Mosiah-first Translation

Still Image from “Seer Stones and the Translation of the Book of Mormon” via LDS Church History.

Fascinating details below and found here.

New research strongly demonstrates that Joseph Smith started the translation of our current Book of Mormon with the Book of Mosiah. This is because when the 116 pages were lost, Joseph Smith simply started translating from where he left off, in Mosiah.

This provides strong evidence for the truth of the Book of Mormon, because there are hundreds of references in the Book of Mormon to earlier content (content that Joseph Smith hadn’t even written yet). So either Joseph Smith was the most talented author of all time, or he was simply translating an ancient record. Watch here!

Additional evidence of a Mosiah-first translation: When Pages Collide: Dissecting the Words of Mormon

When Pages Collide: Dissecting the Words of Mormon

Careful readers of the Book of Mormon have probably found verses 12–18 of the Words of Mormon to be a bit of a puzzle. For stylistic and other reasons, they do not really fit with verses 1–11, so commentators have tried to explain their presence as a sort of “bridge” or “transition” that Mormon wrote to connect the record of the small plates with his abridgment from the large plates.

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This paper proposes a different explanation: Rather than being a bridge into the book of Mosiah, these verses were originally part of the book of Mosiah and should be included with it.

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This article presents both documentary and textual evidence to show that (1) Joseph Smith had translated some text that he did not give to Martin Harris (the lost 116 pages), (2) Oliver Cowdery, Joseph’s scribe, copied from the original manuscript onto the printer’s manuscript at the beginning of the book of Mosiah the chapter designation “Chapter III,” (3) verses 12–18 of Words of Mormon do not use the first-person pronoun “I” and do not speak of the small plates, as verses 1–11 do, and (4) the book of Mosiah begins abruptly, without an introductory heading and without any mention of the person for whom the book was likely named (Benjamin’s father, Mosiah).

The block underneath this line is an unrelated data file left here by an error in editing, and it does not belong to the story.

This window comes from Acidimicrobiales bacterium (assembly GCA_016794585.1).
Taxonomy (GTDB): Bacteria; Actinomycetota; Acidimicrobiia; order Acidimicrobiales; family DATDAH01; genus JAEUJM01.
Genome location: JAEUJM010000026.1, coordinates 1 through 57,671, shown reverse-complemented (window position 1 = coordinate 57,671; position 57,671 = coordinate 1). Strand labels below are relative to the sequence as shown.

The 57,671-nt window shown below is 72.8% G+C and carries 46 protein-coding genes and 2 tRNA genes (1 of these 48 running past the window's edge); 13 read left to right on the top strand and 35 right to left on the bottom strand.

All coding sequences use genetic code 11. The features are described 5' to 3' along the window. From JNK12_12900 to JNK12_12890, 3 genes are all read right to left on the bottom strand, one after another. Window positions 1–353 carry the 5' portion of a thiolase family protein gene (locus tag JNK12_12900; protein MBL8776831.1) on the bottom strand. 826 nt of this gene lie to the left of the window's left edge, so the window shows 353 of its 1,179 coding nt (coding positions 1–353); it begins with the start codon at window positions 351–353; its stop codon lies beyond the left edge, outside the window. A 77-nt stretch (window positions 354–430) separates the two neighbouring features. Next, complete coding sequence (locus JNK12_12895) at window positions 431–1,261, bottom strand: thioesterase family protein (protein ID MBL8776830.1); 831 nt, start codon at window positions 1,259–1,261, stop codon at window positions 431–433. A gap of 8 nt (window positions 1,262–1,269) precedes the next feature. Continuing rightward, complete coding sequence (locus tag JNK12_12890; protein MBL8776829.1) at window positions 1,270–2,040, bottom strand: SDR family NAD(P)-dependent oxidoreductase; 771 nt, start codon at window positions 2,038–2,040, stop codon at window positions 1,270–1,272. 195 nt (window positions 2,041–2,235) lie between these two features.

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These and other pieces of evidence support the idea that the last seven verse in Words of Mormon were actually the last verses of what should have been Mosiah chapter 2, but chapter 1 and most of chapter 2 must have been part of the 116 pages lost by Martin Harris.

Book of Mormon: Translation, Publication, and Structure

As part of the Joseph Smith Papers Project.  Click below to watch associated videos:

Translation

Royal Skousen — the leading authority on the Book of Mormon manuscripts — hasn’t found a word in the Book of Mormon that is found to have come into English (according to the Oxford English Dictionary) later than 1720.  The Book of Mormon is an archaic, biblical-sounding text.  It’s not simply the King James Text.

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It’s an Early Modern English text, not an Upstate New York dialect.  Skousen doesn’t fully know what it means.

Skousen believes Joseph saw words, and in many cases spellings, in the interpreters.  Not simply ideas.

Printing (click to watch BYUtv video)

 

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Consider the structure of the Book of Mormon:

Structure (click to watch BYUtv video)

Interesting complexities in the Book of Mormon:

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The Coming Forth of the Book of Mormon (click to watch discussion on BYUtv)

 

This LDS historian, Gerrit Dirkmatt, points out details in history you’ve never heard.  Joseph and Martin visited several printers before their negotiations led them back to Grandin (who finally agreed, after getting paid much more than usual).

Dirkmatt points out additional details, such as early accounts of Joseph’s visions (possibly the first mention of the 1st Vision), that were published in a competing print shop around the time of the Book of Mormon printing.